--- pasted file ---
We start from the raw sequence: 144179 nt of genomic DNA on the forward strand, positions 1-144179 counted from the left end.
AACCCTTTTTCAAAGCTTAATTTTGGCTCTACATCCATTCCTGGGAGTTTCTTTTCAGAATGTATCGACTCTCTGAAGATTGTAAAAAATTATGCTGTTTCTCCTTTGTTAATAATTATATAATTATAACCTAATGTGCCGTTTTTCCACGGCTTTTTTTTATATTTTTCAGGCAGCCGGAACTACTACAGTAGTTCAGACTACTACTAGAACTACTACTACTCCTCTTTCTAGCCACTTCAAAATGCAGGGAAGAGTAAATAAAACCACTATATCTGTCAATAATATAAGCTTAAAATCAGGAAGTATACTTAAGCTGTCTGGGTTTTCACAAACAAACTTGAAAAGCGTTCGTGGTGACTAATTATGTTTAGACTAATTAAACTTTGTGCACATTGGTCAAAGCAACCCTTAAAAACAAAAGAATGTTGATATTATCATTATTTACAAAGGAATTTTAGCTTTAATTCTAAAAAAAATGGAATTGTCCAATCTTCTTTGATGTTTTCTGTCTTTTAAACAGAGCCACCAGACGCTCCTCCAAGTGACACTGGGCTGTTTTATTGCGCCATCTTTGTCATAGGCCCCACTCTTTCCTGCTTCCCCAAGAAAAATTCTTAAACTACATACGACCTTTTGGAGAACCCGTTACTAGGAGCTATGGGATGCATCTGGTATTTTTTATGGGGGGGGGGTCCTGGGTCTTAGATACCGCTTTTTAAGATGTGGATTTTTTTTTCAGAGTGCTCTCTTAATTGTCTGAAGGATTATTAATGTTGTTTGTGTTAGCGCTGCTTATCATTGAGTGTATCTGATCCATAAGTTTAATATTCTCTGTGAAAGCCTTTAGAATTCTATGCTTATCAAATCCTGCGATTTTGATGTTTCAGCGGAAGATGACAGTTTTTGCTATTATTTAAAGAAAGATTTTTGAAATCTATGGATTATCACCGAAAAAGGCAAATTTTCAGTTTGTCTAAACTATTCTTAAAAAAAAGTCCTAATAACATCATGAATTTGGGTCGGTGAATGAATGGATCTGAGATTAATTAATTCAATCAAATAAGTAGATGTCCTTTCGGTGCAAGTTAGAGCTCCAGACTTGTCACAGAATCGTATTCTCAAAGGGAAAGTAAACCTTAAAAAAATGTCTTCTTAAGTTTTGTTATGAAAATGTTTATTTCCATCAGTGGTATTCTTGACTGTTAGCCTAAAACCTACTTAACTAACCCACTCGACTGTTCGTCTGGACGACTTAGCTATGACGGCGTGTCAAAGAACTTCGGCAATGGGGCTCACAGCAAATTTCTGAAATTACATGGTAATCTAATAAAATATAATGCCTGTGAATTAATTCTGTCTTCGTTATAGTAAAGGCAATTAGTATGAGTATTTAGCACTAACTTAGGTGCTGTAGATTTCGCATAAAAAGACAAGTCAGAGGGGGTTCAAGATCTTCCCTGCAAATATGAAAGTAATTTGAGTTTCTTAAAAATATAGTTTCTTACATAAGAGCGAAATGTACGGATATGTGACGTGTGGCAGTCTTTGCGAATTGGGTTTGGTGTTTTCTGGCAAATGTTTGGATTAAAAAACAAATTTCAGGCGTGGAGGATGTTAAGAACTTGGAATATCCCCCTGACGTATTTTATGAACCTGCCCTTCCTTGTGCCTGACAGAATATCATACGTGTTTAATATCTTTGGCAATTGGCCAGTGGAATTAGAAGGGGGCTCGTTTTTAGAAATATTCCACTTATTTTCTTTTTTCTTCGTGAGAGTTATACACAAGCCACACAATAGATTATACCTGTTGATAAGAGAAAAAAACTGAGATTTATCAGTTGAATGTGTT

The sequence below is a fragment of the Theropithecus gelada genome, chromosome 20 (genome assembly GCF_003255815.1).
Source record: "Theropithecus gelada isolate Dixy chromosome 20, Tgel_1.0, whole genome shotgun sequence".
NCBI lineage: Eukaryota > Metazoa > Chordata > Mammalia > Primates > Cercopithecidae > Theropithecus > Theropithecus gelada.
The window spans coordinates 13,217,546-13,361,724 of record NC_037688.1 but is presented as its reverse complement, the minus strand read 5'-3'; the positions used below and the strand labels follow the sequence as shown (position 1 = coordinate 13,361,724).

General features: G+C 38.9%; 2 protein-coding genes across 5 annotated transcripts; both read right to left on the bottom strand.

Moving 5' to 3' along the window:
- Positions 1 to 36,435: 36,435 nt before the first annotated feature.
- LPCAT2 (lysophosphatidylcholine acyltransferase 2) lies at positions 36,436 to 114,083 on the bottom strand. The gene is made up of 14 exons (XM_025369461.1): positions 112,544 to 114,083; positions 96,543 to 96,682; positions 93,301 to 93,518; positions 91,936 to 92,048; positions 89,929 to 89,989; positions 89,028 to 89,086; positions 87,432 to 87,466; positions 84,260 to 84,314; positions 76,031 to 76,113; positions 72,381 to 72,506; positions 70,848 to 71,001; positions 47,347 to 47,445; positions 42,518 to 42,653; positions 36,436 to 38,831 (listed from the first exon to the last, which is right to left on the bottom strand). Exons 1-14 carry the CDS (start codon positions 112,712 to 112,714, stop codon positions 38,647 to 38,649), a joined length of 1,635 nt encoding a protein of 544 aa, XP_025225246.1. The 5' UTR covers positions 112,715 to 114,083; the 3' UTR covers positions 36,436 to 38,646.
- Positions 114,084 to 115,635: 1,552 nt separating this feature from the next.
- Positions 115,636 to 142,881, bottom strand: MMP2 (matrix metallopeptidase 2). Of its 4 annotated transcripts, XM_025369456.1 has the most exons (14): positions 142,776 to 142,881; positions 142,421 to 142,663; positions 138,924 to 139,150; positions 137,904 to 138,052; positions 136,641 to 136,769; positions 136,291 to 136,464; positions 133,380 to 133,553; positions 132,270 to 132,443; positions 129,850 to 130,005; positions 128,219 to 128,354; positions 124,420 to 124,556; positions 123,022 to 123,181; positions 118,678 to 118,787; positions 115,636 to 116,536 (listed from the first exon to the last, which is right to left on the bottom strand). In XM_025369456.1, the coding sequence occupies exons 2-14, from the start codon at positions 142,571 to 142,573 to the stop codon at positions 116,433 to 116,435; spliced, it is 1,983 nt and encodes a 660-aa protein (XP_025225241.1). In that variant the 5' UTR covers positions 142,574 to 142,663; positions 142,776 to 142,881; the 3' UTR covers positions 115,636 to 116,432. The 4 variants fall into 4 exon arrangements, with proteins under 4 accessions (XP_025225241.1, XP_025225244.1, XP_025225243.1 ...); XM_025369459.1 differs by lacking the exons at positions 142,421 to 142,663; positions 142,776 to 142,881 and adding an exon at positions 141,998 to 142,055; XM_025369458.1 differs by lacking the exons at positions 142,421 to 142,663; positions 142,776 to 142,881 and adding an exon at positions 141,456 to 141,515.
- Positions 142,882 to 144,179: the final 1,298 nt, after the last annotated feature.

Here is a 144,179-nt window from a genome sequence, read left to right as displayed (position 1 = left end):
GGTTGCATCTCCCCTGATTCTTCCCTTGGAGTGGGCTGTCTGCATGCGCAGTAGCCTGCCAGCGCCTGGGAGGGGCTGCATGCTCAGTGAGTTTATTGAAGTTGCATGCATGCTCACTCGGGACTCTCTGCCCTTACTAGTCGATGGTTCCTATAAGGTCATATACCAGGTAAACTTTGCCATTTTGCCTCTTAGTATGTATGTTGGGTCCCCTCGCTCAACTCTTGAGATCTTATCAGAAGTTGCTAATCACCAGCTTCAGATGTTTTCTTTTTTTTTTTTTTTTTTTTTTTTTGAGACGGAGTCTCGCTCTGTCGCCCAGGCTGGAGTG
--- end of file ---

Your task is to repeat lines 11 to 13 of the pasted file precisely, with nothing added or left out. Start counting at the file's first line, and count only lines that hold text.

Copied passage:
- Positions 114,084 to 115,635: 1,552 nt separating this feature from the next.
- Positions 115,636 to 142,881, bottom strand: MMP2 (matrix metallopeptidase 2). Of its 4 annotated transcripts, XM_025369456.1 has the most exons (14): positions 142,776 to 142,881; positions 142,421 to 142,663; positions 138,924 to 139,150; positions 137,904 to 138,052; positions 136,641 to 136,769; positions 136,291 to 136,464; positions 133,380 to 133,553; positions 132,270 to 132,443; positions 129,850 to 130,005; positions 128,219 to 128,354; positions 124,420 to 124,556; positions 123,022 to 123,181; positions 118,678 to 118,787; positions 115,636 to 116,536 (listed from the first exon to the last, which is right to left on the bottom strand). In XM_025369456.1, the coding sequence occupies exons 2-14, from the start codon at positions 142,571 to 142,573 to the stop codon at positions 116,433 to 116,435; spliced, it is 1,983 nt and encodes a 660-aa protein (XP_025225241.1). In that variant the 5' UTR covers positions 142,574 to 142,663; positions 142,776 to 142,881; the 3' UTR covers positions 115,636 to 116,432. The 4 variants fall into 4 exon arrangements, with proteins under 4 accessions (XP_025225241.1, XP_025225244.1, XP_025225243.1 ...); XM_025369459.1 differs by lacking the exons at positions 142,421 to 142,663; positions 142,776 to 142,881 and adding an exon at positions 141,998 to 142,055; XM_025369458.1 differs by lacking the exons at positions 142,421 to 142,663; positions 142,776 to 142,881 and adding an exon at positions 141,456 to 141,515.
- Positions 142,882 to 144,179: the final 1,298 nt, after the last annotated feature.